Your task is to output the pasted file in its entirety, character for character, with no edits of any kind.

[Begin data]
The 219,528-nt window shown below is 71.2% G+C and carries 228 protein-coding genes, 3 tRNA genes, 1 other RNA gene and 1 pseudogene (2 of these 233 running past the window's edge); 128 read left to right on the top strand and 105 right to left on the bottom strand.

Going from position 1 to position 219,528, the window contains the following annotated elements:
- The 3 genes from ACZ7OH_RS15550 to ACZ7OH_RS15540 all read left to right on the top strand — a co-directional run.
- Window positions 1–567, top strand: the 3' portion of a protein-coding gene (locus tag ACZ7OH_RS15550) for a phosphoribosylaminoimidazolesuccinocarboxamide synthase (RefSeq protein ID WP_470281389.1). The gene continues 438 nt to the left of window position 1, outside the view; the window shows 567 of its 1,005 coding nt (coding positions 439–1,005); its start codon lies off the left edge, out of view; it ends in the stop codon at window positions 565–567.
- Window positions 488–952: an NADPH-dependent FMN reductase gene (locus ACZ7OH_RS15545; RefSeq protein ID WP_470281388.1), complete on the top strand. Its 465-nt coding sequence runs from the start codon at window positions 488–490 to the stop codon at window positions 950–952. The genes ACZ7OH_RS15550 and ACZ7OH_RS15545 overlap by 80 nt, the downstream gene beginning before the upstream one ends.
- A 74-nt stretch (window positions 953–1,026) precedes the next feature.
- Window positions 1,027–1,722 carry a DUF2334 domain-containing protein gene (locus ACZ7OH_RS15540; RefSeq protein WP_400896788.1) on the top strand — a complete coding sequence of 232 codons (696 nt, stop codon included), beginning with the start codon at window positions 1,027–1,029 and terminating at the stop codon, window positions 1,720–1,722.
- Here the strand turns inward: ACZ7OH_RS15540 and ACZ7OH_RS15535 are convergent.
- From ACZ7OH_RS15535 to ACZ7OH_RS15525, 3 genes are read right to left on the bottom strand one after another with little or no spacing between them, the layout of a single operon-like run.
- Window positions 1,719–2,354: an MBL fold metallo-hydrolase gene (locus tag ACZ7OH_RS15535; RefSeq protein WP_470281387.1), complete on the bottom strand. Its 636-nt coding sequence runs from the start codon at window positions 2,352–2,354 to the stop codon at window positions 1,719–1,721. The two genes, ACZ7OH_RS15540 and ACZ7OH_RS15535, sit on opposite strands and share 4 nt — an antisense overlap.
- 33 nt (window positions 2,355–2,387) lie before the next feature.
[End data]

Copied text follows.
The 219,528-nt window shown below is 71.2% G+C and carries 228 protein-coding genes, 3 tRNA genes, 1 other RNA gene and 1 pseudogene (2 of these 233 running past the window's edge); 128 read left to right on the top strand and 105 right to left on the bottom strand.

Going from position 1 to position 219,528, the window contains the following annotated elements:
- The 3 genes from ACZ7OH_RS15550 to ACZ7OH_RS15540 all read left to right on the top strand — a co-directional run.
- Window positions 1–567, top strand: the 3' portion of a protein-coding gene (locus tag ACZ7OH_RS15550) for a phosphoribosylaminoimidazolesuccinocarboxamide synthase (RefSeq protein ID WP_470281389.1). The gene continues 438 nt to the left of window position 1, outside the view; the window shows 567 of its 1,005 coding nt (coding positions 439–1,005); its start codon lies off the left edge, out of view; it ends in the stop codon at window positions 565–567.
- Window positions 488–952: an NADPH-dependent FMN reductase gene (locus ACZ7OH_RS15545; RefSeq protein ID WP_470281388.1), complete on the top strand. Its 465-nt coding sequence runs from the start codon at window positions 488–490 to the stop codon at window positions 950–952. The genes ACZ7OH_RS15550 and ACZ7OH_RS15545 overlap by 80 nt, the downstream gene beginning before the upstream one ends.
- A 74-nt stretch (window positions 953–1,026) precedes the next feature.
- Window positions 1,027–1,722 carry a DUF2334 domain-containing protein gene (locus ACZ7OH_RS15540; RefSeq protein WP_400896788.1) on the top strand — a complete coding sequence of 232 codons (696 nt, stop codon included), beginning with the start codon at window positions 1,027–1,029 and terminating at the stop codon, window positions 1,720–1,722.
- Here the strand turns inward: ACZ7OH_RS15540 and ACZ7OH_RS15535 are convergent.
- From ACZ7OH_RS15535 to ACZ7OH_RS15525, 3 genes are read right to left on the bottom strand one after another with little or no spacing between them, the layout of a single operon-like run.
- Window positions 1,719–2,354: an MBL fold metallo-hydrolase gene (locus tag ACZ7OH_RS15535; RefSeq protein WP_470281387.1), complete on the bottom strand. Its 636-nt coding sequence runs from the start codon at window positions 2,352–2,354 to the stop codon at window positions 1,719–1,721. The two genes, ACZ7OH_RS15540 and ACZ7OH_RS15535, sit on opposite strands and share 4 nt — an antisense overlap.
- 33 nt (window positions 2,355–2,387) lie before the next feature.